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Oct 27, 2013 | Michael S. Okun, MD, is Administrative Director and Co-director of the Center for Movement Disorders and Neurorestoration that is part of the Center for Translational Research in Neurodegenerative Diseases, the McKnight Brain Institute, and the University of Florida College of Medicine. The center is unique in that it is comprised of over 45 interdisciplinary faculty members from diverse areas of campus, all of whom are dedicated to care, outreach, education and research. Since his appointment as the National Medical Director for the National Parkinson Foundation in 2006, he has worked with the 43 international NPF centers of excellence to help foster the best possible environments for care, research and outreach in Parkinson disease, dystonia, Tourette, and movement disorders.

Dr. Okun has been supported by grants from the National Parkinson Foundation, the National Institutes of Health, the Parkinson Alliance, and the Michael J. Fox Foundation for Parkinson’s Disease Research, and he currently runs the online international “Ask The Expert” forums, on the National Parkinson Foundation website. The forum is a free service that answers questions from every continent (except Antarctica) and has over 10,000 postings in the last 3 years.

These accomplishments are more than enough for any doctor’s career, but there is a lot more to Dr. Okun.

1. PD people may not realize that in addition to his work developing care centers for people suffering with movement disorders, he also has a prolific research career exploring non-motor basal ganglia brain features and he has participated in pioneering studies exploring the cognitive, behavioral, and mood effects of deep brain stimulation (DBS).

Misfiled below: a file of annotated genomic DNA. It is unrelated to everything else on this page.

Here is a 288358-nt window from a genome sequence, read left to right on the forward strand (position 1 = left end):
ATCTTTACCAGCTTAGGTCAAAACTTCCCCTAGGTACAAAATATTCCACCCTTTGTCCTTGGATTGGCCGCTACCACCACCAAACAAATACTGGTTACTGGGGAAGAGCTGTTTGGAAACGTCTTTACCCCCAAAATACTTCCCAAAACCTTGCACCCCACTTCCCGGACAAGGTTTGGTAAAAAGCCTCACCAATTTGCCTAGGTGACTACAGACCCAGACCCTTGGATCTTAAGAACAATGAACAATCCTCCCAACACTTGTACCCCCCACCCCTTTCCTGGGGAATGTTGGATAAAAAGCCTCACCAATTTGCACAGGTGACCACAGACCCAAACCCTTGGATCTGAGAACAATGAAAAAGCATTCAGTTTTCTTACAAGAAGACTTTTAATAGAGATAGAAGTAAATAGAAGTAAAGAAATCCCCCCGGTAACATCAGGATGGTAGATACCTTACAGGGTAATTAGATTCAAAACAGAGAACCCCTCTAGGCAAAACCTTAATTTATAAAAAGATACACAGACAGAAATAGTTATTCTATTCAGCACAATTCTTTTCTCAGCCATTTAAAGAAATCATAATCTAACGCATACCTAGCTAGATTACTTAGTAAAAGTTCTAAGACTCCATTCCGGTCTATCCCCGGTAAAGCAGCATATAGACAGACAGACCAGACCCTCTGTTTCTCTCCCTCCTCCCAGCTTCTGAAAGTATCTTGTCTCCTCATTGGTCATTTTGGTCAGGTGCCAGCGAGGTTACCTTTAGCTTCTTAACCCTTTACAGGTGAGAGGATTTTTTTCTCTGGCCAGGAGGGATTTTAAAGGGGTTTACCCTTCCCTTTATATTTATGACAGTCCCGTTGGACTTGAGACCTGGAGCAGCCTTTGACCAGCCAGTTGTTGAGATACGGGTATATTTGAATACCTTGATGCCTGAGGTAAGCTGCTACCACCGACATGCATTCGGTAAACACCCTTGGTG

If you are thinking of having DBS, his online research, Am I a Candidate for DBS including What are the Ten Question I Need to Ask about DBS? written with University of Florida Physician Kelly D. Foote, M.D. are must reads. You will not find a more comprehensive, and all-encompassing body of research on DBS. His introductory video, Introduction to Deep Brain Stimulation will give you an overview of the surgery, but be sure to read the whole presentation as well.

2. Whatever he does, he does it the best. So when he recently wrote, Parkinson’s Treatment: 10 Secrets for a Happier Life, it had to be wonderful. This book is a critical resource for Parkinson’s disease patients and families from around the world. The book addresses current Parkinson’s disease issues and also details emerging therapies (DBS, stem cells, vaccines, gene therapy, optogenetics).

3. Although he has published over 200 peer-reviewed articles, you might not know about his published book of poetry, Lessons From the Bedside, 1995. The book chronicles four years of medical school experiences and tells the real story of not only what medical school is really like, but also tells us how disease affects everyone who comes close to it. Prose and poems in the book were transcribed by Dr. Okun onto napkins, progress notes, and patient order sheets as the author experienced the emotions that inspired the words. He tucked his writings into his lab coat pockets and later removed them to compile the book.

Internationally renowned as both a neurologist and a leading researcher, Dr. Okun has been referred to as, “the voice of the Parkinson’s disease patient,” but for Parkinson’s Women Support, he also remains an admirable doctor full of discovery.

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